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Our Education System Isn't Broken, It's Designed to Create Winners and Losers

Schools intentionally and deliberately under-educate significant portions of our society.

In January, Frontline aired a documentary about Michelle Rhee's tenure as chancellor of DC Public Schools. On that show, Rhee articulated a major argument of education reformers: "I don't think our kids are broken. I think our system is broken." And she was right about this: our kids are not broken. But is our American public school system broken? Historical truth tells us otherwise.

The first public schools in this nation were charity schools for the children of the indigent and immigrants. Curricula pushed assimilation, acculturation, and morality. Schools sought to educate students just enough so they would be suitable for unskilled labor. Management of our unskilled labor forces would come from those who could afford to educate their children in schools not limited to assimilation and acculturation. Schools for the wealthy included the study of languages and religion, philosophy—things that humanize people and make us think.

But the poor, the working class—without wealth or resources and who had themselves been insufficiently educated—that part of our population was relegated to our public schools. And our public schools were, for the most part, only available to white men, first, and then white men and women. The common school movement saw the rise of education for whites across all socioeconomic situations. Horace Mann came along to revise and re-imagine our public school system and called for education to be the great equalizer. Only, while he was doing that, it was still illegal for blacks to be literate in much of these United States.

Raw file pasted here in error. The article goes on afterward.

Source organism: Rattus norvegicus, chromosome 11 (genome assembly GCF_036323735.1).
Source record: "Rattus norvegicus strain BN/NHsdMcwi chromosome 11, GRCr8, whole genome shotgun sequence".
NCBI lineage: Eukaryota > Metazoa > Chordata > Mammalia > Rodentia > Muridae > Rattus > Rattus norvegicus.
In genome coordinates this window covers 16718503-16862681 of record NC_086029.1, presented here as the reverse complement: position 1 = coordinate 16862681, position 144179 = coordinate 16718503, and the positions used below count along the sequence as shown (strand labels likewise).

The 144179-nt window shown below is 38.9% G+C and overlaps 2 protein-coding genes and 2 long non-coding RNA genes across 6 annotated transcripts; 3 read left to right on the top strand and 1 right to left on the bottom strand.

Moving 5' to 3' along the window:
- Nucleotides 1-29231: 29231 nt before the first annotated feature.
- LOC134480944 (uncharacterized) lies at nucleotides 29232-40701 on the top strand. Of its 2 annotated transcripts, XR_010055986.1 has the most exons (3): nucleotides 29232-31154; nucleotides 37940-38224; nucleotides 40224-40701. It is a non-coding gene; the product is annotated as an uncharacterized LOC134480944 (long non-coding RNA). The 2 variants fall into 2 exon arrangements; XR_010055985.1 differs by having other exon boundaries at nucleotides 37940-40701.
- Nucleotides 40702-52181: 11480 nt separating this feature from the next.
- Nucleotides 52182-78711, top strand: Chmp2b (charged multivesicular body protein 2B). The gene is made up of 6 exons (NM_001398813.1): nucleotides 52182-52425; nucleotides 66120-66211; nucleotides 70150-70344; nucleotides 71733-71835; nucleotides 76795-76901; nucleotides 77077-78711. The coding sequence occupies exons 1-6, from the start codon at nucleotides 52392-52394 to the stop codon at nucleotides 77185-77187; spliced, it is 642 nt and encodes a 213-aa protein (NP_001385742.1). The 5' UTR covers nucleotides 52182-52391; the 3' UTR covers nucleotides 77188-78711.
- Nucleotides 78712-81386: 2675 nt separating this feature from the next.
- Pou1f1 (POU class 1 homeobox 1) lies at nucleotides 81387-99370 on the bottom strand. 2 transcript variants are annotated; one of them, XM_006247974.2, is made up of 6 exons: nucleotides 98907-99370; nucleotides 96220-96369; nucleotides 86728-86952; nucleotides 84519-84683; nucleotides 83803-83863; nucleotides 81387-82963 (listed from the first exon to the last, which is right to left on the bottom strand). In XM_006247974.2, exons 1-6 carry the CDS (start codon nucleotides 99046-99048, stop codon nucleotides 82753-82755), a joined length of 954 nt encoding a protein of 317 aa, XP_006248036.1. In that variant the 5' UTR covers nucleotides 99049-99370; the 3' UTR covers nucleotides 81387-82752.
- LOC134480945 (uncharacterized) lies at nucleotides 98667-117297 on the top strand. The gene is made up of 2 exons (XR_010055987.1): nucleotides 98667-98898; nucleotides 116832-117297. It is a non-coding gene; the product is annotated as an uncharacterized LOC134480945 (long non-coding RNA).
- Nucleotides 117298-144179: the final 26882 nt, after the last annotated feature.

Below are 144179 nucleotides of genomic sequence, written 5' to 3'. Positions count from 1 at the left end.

And even in those areas where blacks had been legally permitted to be educated before the Civil War ended, quality education was a struggle. In both the North and in the South post-slavery, education for black people in this nation was controlled by whites who benefited from creating and maintaining inequitable education programs. White Southerners feared literate black masses so much that they were willing to forego public education for their own children. Eventually, they allowed for black education that would give former slaves minimum knowledge while eviscerating notions of their social mobility, intellectual advancement, or political empowerment.

This brief trip—so much more could be added about the historical efforts to educate Native Americans and others—down memory lane demonstrates that school reform cannot be ahistorical. Our education system does exactly what it was created to do: It sorts and it sifts. It chooses some over others. It creates winners and losers. It decides who should be educated for management and who should be prepared for whatever unskilled labor is available. Our education system has always done these things. It's not right.

In urban areas, our public schools are still primarily for the children of the indigent—those who have likely themselves been under-educated, those who declare their poverty by where they live, by qualifying for free or reduced-price lunch and/or by simply sending their children to schools in their neighborhoods and hoping for the best. This is the truth about public schools, and this is the system we have allowed in this nation. Our forefathers and foremothers set the parameters. And we have permitted these conditions. So while our education system is highly problematic—it is neither fair nor equal—it's not broken. It does exactly what it was deliberately built to do.

Such deliberate social and political choices regarding public education have created whatever racial and socioeconomic differences in achievement on standardized tests exists—commonly referred to as the "achievement gap." The so-called achievement gap and its deficit-oriented stance suggests that because black students—and Latino, Native American, and poor students—do less well on standardized tests than do their wealthy, white counterparts, something is wrong with them.